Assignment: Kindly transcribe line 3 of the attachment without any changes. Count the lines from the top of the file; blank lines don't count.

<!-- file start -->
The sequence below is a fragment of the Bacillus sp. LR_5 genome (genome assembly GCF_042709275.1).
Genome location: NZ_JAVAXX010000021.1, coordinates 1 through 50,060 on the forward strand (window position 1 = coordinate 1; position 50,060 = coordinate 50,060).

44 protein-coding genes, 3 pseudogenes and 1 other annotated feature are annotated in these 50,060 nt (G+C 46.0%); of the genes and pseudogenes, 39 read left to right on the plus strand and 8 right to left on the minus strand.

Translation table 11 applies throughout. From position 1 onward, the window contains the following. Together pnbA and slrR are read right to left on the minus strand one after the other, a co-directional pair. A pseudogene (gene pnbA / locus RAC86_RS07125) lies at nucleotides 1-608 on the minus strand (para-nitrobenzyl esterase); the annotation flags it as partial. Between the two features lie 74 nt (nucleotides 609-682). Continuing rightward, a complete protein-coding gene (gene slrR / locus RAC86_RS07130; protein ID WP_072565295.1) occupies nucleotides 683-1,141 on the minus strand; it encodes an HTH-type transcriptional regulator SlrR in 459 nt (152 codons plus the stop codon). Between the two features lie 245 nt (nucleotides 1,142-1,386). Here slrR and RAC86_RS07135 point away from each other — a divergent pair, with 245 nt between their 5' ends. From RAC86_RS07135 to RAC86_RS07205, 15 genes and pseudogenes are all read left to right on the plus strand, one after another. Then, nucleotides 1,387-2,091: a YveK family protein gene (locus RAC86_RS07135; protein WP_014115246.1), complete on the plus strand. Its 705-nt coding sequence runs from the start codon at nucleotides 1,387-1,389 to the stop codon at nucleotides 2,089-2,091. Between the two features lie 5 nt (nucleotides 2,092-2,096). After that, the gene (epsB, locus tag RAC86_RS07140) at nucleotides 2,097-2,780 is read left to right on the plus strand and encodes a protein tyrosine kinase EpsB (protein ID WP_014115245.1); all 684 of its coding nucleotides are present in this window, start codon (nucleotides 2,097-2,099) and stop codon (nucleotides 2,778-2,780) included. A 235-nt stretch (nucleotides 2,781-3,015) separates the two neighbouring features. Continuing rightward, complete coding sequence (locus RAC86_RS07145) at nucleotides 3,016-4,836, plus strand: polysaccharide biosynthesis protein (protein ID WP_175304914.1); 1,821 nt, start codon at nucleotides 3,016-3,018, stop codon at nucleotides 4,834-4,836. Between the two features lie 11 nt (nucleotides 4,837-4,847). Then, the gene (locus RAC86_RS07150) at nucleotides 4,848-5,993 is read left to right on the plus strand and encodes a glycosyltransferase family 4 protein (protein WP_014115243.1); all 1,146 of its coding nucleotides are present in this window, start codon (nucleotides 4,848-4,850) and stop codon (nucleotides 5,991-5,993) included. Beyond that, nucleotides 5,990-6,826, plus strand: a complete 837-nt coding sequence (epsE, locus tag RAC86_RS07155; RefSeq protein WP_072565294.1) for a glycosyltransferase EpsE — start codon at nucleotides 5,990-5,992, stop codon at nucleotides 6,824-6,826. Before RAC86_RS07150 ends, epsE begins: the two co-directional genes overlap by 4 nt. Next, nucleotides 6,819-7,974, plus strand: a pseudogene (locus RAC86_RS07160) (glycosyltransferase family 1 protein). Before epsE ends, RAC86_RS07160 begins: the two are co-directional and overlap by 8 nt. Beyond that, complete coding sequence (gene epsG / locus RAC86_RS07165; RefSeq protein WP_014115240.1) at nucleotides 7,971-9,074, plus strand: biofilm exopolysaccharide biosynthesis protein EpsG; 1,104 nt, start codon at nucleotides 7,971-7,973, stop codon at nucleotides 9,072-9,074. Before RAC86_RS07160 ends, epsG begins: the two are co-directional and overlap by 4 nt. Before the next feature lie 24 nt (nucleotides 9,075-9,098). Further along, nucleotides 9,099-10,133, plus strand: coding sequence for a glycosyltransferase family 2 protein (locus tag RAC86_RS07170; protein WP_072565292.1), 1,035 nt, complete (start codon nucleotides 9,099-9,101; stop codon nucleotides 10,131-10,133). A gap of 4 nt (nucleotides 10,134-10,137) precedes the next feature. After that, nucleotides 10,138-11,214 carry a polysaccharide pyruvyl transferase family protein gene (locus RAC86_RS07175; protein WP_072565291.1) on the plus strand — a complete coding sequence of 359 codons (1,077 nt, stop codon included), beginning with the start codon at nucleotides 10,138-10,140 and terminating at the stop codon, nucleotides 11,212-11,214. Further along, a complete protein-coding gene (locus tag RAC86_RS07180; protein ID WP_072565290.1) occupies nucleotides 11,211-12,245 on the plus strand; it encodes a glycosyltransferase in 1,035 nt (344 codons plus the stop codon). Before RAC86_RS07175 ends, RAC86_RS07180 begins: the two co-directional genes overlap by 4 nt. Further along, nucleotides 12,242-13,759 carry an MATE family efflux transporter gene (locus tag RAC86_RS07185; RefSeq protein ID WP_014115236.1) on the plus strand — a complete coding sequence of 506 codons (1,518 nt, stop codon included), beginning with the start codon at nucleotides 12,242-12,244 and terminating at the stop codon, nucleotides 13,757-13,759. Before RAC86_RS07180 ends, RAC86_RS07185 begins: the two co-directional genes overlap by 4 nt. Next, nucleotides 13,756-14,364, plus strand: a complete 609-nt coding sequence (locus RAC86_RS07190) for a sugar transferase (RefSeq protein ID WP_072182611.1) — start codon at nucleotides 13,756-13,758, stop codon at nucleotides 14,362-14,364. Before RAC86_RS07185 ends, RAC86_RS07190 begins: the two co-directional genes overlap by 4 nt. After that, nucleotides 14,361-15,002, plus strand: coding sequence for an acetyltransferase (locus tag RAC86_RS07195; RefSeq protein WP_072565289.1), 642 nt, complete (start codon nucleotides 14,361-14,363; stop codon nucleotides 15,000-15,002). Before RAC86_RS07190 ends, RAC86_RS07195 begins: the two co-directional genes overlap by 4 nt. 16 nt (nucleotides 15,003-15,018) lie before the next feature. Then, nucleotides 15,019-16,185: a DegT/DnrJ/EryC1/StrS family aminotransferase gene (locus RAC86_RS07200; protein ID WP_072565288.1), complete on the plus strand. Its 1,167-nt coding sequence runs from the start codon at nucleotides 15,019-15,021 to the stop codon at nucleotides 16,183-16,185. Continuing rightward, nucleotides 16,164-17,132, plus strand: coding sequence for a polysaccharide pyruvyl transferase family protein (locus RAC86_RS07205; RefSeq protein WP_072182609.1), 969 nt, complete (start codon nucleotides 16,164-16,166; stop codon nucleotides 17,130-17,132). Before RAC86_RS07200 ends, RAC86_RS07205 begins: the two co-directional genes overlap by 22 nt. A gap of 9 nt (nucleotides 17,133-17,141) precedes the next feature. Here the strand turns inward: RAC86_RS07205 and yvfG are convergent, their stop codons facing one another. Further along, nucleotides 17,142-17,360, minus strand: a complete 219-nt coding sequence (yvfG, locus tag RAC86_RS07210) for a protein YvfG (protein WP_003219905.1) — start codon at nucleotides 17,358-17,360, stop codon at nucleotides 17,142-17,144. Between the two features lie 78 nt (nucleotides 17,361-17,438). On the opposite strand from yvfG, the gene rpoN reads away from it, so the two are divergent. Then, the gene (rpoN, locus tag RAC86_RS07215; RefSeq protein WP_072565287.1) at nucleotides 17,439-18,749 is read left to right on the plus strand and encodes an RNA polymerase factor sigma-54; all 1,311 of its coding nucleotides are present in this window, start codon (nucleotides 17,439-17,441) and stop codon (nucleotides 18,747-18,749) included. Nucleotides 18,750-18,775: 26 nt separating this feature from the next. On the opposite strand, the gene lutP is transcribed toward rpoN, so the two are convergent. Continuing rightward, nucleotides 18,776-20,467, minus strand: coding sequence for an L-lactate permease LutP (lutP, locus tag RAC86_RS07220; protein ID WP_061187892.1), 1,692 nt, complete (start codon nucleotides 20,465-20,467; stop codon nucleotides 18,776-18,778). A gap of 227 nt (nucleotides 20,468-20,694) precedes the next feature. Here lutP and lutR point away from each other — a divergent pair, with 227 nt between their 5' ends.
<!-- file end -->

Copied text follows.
44 protein-coding genes, 3 pseudogenes and 1 other annotated feature are annotated in these 50,060 nt (G+C 46.0%); of the genes and pseudogenes, 39 read left to right on the plus strand and 8 right to left on the minus strand.